In Trent Hidlay’s redshirt freshman year, he wrestled at 174. Going into his first season as a starter, Hidlay moved up to 184 for the team. He feels this time at 74 helped tremendously in his wrestling and is glad to have had the chance to do that and move up.

“I think the weight jump was just not only was good for me, but I think the team as well. I think I had a pretty good freshman year, it was a little bit of a weight cut. At that point, I think the coaches sat me down and said, ‘You know, for the next year We were going to need someone at 184 with [Nick] Reenan moving up to 197.’ It just made sense for me to try to get strong and wrestle a lot during the freestyle season, not have to worry about cutting weight and just get better technique wise, not having to worry. Not going into practice and worrying about weight, just focusing on technique and how it’s used. I think that was a big factor in decision. I spent some time at 74. And honestly, I think I learned a lot about that. I think starting out as a true freshman 184 is really hard because you really on the fence. I think 74 and then gradually going up was was a good adjustment for me. And I was lucky to have a lot of good partners in the room.”

184 is where Hidlay intends to stay unless the team needs him. He isn’t in the sport for himself, he’s all about the NC State wrestling team which is another indicator of the culture the school has in place.

“Down the road, if something needs to happen in order to make a change, I’ll be willing to do that for the team. But for right now I’m just focusing on staying strong, and putting on some pounds and competing with 84. I like where I’m at.”

Trent Hidlay Working on His Game

With the time off due to COVID-19, Hidlay sees it as a way to improve in areas of his game he hasn’t worked on in the past. He’s training different areas that will improve his wrestling in the long run. He has been a wrestling first, now he’s taking a deeper dive in the sport.

“So this this time has honestly been a kind of a blessing in disguise for me. Usually I’m very nose to the grindstone, work hard, grind things out. And this has kind of changed my perspective on a few things. I’ve been working a lot on my mind and in training my mind strengthening that. Then things like stretching every day. I’ve been I’ve been doing like 30 minutes of stretching kind of increase my flexibility because that’s not something I’ve been very good at in the past. So, right now, really the focus isn’t on wrestling a bunch of live and, and run on my legs into the ground. I’m taking new approaches to improve myself and I think it’s gonna help me take the next step in my wrestling game. I think if you look at some of the the some of the best athletes at the highest level, not only wrestling but other sports as well, I think you’re gonna find that they they train their mind just as much as training the body. So that’s that’s an approach I’ve taken. Just little things like I said, like, increases flexibility and, doing more running and just being a good teammate. I think it’s been something I’ve kind of been focusing on a lot this time. I think it’s gonna help me next year to jump levels and on the wrestling mat as well. So when we get back I’m gonna be prepared and I’ll be ready to train hard again, but I’m just using this time and just staying healthy. spending some time with my family and relaxing and enjoying the moment.”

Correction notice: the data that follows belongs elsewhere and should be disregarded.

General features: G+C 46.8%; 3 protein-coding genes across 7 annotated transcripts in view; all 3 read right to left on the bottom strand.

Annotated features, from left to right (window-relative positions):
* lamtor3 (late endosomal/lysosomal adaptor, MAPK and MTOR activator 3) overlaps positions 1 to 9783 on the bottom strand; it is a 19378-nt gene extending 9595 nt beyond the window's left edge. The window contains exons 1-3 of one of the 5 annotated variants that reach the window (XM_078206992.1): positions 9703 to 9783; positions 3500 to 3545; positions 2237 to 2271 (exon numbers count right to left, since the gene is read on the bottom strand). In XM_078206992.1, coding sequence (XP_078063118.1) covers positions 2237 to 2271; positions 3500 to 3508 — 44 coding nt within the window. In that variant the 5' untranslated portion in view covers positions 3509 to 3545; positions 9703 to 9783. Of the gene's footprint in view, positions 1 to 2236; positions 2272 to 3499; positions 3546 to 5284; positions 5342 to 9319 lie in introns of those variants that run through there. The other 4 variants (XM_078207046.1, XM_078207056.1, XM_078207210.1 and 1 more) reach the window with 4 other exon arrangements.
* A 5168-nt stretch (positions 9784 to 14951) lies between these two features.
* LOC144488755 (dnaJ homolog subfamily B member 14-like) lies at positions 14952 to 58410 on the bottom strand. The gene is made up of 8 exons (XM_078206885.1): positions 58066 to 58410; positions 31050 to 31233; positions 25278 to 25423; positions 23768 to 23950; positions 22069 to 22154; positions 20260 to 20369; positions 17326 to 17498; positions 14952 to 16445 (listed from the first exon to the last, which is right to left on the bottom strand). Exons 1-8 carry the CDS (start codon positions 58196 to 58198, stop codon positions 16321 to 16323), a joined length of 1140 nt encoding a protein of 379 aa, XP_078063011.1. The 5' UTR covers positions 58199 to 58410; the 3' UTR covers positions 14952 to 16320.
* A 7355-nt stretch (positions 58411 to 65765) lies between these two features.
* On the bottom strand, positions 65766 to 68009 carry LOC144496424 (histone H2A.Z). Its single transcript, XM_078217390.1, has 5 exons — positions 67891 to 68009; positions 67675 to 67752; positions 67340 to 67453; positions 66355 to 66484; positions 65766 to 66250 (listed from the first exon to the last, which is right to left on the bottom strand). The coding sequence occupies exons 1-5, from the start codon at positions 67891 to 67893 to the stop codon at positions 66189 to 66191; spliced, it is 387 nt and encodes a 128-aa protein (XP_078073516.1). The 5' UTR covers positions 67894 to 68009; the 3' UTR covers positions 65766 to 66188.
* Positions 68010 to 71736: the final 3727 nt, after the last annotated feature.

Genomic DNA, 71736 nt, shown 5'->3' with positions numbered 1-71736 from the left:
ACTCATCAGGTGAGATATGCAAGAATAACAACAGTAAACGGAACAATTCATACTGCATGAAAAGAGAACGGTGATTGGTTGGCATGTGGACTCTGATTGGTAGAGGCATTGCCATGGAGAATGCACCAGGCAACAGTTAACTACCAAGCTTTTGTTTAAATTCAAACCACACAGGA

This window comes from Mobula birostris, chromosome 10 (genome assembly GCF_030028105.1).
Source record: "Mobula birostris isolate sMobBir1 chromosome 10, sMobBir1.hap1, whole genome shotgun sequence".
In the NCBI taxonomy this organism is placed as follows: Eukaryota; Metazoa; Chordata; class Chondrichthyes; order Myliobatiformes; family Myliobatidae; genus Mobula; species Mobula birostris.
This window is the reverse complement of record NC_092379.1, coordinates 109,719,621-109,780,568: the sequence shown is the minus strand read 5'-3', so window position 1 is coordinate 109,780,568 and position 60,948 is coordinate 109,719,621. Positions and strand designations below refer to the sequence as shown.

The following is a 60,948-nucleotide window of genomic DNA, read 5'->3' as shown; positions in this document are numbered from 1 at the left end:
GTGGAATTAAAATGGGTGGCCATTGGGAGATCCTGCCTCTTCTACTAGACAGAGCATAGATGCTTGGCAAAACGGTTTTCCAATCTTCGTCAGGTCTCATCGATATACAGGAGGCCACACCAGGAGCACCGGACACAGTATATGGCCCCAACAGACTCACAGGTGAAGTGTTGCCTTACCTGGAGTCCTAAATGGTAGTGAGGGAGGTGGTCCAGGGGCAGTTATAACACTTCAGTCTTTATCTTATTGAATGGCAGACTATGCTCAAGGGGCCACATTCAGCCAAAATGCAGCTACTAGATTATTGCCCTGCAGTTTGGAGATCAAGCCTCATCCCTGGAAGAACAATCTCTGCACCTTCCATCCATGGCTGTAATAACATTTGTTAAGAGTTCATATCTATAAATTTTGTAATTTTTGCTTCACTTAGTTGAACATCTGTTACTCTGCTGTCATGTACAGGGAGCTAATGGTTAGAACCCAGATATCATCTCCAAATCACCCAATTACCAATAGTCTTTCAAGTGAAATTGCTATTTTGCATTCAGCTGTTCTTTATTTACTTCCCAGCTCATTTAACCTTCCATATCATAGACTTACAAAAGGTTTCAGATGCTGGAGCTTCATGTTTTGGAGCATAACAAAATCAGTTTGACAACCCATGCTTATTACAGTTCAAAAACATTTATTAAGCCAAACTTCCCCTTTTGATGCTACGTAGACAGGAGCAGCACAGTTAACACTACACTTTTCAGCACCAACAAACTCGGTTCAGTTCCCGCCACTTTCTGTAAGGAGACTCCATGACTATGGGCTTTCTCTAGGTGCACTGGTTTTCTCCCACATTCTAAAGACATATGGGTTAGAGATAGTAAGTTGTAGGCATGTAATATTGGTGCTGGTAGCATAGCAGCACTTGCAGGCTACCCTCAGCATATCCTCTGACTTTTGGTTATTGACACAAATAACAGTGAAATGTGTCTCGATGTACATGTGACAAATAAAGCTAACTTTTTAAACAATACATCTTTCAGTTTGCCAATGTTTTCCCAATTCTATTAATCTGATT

The Legend of the Hoagie Boy

So now for the burning question, where did the moniker, “Hoagie Boy,” come from? Trent Hidlay answers that question very candidly.

“To tell you about Hoagie, I have to take you back a few years. My guess my senior year of high school, my brother and, Hayden, on the weekends we would we would get up at hoagies and just watch football on the couch and kind of call it a hoagie club. Not much of a club, but we would just tell these guys that we hang out. It’s like we kind of called ourselves the hoagie brothers. And then at Who’s Number 1, my senior year, I was wrestling and the name Hoagie started to catch on a little bit and I decided if I want I better do something interesting. We had hoagies for lunch that day and I saved one and gave it to my buddy. I said, ‘If I win, just throw this out, I’ll take a bite. And then I during the match I won. I got a pin in overtime and I wasn’t even thinking about it. I was kind of losing my mind. And then next thing I know, I see a hoagie flying in my head. And I catch it I take a bite and then ever since then, I’ve been the Hoagie Boy. It’s fun, I definitely like it and it’s always funny when somebody calls me Hoagie Boy. I like to expand my brand as much as possible.”

The Hoagie Boy is going into his sophomore year with high expectations for not just himself, but for NC State as a team. With so much momentum ending in 2020, NC State and Trent Hidlay will look to keep up the winning ways going into 2021.

Follow Trent Hidlay on Twitter and Instagram to follow his sophomore season at NC State.

Blaine Henry

Just your friendly neighborhood fight fan!

Leave a Reply

Previous Story

Jay Aiello: Cultivated By Culture

Next Story

UFC Vegas Aftermath: Boogie Man of the Welterweight Division

Latest from NCAA wrestling